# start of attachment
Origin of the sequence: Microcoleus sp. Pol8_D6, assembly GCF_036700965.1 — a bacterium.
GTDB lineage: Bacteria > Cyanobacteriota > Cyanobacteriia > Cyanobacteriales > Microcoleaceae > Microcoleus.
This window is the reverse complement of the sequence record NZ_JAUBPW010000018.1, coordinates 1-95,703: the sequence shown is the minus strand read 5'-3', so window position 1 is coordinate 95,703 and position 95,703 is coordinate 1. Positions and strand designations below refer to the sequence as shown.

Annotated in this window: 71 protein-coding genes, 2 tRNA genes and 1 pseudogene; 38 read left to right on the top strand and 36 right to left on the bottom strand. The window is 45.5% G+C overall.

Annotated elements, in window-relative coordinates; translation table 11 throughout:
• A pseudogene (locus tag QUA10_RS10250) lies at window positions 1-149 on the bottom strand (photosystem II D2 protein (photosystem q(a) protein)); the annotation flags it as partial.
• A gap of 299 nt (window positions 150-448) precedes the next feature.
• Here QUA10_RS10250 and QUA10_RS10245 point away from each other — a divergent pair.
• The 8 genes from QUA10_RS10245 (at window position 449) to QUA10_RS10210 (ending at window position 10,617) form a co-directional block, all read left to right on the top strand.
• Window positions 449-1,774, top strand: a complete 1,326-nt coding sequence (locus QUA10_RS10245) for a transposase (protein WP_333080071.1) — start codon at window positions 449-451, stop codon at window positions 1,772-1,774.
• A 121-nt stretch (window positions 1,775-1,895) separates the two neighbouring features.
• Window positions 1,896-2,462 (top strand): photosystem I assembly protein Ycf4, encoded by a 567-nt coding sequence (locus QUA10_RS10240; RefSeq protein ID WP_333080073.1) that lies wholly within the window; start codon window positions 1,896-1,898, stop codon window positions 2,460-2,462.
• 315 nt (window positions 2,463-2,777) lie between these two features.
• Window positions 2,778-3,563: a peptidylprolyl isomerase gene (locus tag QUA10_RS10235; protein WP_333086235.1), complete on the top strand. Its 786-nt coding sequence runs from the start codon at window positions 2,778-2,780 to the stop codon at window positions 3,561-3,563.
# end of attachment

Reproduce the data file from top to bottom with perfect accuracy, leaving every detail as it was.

Origin of the sequence: Microcoleus sp. Pol8_D6, assembly GCF_036700965.1 — a bacterium.
GTDB lineage: Bacteria > Cyanobacteriota > Cyanobacteriia > Cyanobacteriales > Microcoleaceae > Microcoleus.
This window is the reverse complement of the sequence record NZ_JAUBPW010000018.1, coordinates 1-95,703: the sequence shown is the minus strand read 5'-3', so window position 1 is coordinate 95,703 and position 95,703 is coordinate 1. Positions and strand designations below refer to the sequence as shown.

Annotated in this window: 71 protein-coding genes, 2 tRNA genes and 1 pseudogene; 38 read left to right on the top strand and 36 right to left on the bottom strand. The window is 45.5% G+C overall.

Annotated elements, in window-relative coordinates; translation table 11 throughout:
• A pseudogene (locus tag QUA10_RS10250) lies at window positions 1-149 on the bottom strand (photosystem II D2 protein (photosystem q(a) protein)); the annotation flags it as partial.
• A gap of 299 nt (window positions 150-448) precedes the next feature.
• Here QUA10_RS10250 and QUA10_RS10245 point away from each other — a divergent pair.
• The 8 genes from QUA10_RS10245 (at window position 449) to QUA10_RS10210 (ending at window position 10,617) form a co-directional block, all read left to right on the top strand.
• Window positions 449-1,774, top strand: a complete 1,326-nt coding sequence (locus QUA10_RS10245) for a transposase (protein WP_333080071.1) — start codon at window positions 449-451, stop codon at window positions 1,772-1,774.
• A 121-nt stretch (window positions 1,775-1,895) separates the two neighbouring features.
• Window positions 1,896-2,462 (top strand): photosystem I assembly protein Ycf4, encoded by a 567-nt coding sequence (locus QUA10_RS10240; RefSeq protein ID WP_333080073.1) that lies wholly within the window; start codon window positions 1,896-1,898, stop codon window positions 2,460-2,462.
• 315 nt (window positions 2,463-2,777) lie between these two features.
• Window positions 2,778-3,563: a peptidylprolyl isomerase gene (locus tag QUA10_RS10235; protein WP_333086235.1), complete on the top strand. Its 786-nt coding sequence runs from the start codon at window positions 2,778-2,780 to the stop codon at window positions 3,561-3,563.